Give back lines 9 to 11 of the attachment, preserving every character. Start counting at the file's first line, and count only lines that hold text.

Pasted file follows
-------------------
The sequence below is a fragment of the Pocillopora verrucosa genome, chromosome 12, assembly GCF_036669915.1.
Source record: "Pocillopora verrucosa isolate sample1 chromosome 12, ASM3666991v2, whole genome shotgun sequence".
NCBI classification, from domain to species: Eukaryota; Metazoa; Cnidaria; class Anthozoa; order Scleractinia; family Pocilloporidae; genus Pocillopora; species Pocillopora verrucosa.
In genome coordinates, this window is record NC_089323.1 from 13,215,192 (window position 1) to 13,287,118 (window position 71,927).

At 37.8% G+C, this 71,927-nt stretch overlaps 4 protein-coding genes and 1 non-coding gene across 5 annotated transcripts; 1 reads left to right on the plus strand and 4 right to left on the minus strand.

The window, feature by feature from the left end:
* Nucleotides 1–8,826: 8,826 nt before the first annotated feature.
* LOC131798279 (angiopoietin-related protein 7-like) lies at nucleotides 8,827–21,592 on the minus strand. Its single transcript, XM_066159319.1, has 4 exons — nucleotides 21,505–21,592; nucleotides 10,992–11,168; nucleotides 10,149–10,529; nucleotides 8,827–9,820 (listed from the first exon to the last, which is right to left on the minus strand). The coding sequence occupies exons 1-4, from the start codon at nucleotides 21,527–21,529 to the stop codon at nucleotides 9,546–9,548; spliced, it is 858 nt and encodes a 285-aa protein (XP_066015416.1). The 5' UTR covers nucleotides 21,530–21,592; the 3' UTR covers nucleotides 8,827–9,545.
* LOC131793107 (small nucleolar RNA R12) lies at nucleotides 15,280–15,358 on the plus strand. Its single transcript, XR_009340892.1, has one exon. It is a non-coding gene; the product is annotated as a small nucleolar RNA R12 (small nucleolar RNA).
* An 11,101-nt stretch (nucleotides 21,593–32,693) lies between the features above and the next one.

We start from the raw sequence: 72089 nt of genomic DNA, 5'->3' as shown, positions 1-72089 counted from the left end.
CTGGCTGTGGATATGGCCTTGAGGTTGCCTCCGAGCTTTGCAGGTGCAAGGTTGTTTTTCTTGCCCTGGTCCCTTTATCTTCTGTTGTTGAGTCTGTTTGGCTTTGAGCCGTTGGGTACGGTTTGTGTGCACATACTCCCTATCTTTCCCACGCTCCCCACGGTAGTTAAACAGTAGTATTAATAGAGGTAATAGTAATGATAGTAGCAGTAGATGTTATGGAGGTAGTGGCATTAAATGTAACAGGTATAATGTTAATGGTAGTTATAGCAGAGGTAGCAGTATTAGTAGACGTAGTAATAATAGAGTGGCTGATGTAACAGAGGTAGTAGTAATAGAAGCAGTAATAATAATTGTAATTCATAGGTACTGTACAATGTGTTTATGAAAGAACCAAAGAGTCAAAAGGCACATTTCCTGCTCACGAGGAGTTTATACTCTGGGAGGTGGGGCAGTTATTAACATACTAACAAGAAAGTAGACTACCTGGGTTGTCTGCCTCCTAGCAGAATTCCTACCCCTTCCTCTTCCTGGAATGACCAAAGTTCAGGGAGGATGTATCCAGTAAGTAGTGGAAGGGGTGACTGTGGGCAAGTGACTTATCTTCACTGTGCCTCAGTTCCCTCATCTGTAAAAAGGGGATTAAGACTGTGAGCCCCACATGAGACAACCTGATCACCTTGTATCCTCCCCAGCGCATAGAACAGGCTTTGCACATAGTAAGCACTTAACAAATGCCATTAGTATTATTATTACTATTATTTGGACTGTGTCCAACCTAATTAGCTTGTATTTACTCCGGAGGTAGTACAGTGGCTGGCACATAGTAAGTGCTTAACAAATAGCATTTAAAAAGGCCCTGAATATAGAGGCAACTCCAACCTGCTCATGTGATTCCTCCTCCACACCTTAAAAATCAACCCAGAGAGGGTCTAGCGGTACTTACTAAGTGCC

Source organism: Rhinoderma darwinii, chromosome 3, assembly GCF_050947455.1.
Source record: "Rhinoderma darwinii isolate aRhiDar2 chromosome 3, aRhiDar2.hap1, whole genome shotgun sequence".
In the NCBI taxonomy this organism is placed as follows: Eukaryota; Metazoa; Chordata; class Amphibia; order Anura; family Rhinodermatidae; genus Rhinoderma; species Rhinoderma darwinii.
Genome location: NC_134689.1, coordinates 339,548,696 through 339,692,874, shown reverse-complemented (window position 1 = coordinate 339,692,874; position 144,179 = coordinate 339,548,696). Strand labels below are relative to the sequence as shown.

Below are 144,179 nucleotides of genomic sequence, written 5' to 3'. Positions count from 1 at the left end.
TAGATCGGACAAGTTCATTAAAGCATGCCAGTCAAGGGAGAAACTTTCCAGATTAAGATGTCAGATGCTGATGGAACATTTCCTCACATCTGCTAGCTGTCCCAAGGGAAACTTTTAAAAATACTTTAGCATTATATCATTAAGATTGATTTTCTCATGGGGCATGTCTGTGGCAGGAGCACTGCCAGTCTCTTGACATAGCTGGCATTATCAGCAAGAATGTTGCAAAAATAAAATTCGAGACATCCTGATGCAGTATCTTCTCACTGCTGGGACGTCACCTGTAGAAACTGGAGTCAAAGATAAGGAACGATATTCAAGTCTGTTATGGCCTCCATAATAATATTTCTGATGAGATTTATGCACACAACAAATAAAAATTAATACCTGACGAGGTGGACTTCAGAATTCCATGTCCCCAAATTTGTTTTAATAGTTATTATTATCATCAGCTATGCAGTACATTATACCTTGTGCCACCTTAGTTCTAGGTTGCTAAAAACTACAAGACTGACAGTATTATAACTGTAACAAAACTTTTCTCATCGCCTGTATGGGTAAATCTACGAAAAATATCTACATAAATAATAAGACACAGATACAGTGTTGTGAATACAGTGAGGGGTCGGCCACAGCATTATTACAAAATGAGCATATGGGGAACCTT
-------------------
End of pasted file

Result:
* LOC131793107 (small nucleolar RNA R12) lies at nucleotides 15,280–15,358 on the plus strand. Its single transcript, XR_009340892.1, has one exon. It is a non-coding gene; the product is annotated as a small nucleolar RNA R12 (small nucleolar RNA).
* An 11,101-nt stretch (nucleotides 21,593–32,693) lies between the features above and the next one.

We start from the raw sequence: 72089 nt of genomic DNA, 5'->3' as shown, positions 1-72089 counted from the left end.